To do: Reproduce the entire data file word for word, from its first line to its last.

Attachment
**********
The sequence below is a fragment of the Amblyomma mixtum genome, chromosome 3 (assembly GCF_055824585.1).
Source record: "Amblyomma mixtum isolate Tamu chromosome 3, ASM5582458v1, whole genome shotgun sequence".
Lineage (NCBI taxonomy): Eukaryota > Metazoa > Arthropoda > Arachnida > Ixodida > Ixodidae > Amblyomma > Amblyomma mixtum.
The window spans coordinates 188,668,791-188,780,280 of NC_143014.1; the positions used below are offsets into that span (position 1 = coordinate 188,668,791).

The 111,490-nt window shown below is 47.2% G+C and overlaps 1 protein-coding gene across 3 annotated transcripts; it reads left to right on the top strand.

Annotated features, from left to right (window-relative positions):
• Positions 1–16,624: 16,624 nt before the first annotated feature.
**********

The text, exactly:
The sequence below is a fragment of the Amblyomma mixtum genome, chromosome 3 (assembly GCF_055824585.1).
Source record: "Amblyomma mixtum isolate Tamu chromosome 3, ASM5582458v1, whole genome shotgun sequence".
Lineage (NCBI taxonomy): Eukaryota > Metazoa > Arthropoda > Arachnida > Ixodida > Ixodidae > Amblyomma > Amblyomma mixtum.
The window spans coordinates 188,668,791-188,780,280 of NC_143014.1; the positions used below are offsets into that span (position 1 = coordinate 188,668,791).

The 111,490-nt window shown below is 47.2% G+C and overlaps 1 protein-coding gene across 3 annotated transcripts; it reads left to right on the top strand.

Annotated features, from left to right (window-relative positions):
• Positions 1–16,624: 16,624 nt before the first annotated feature.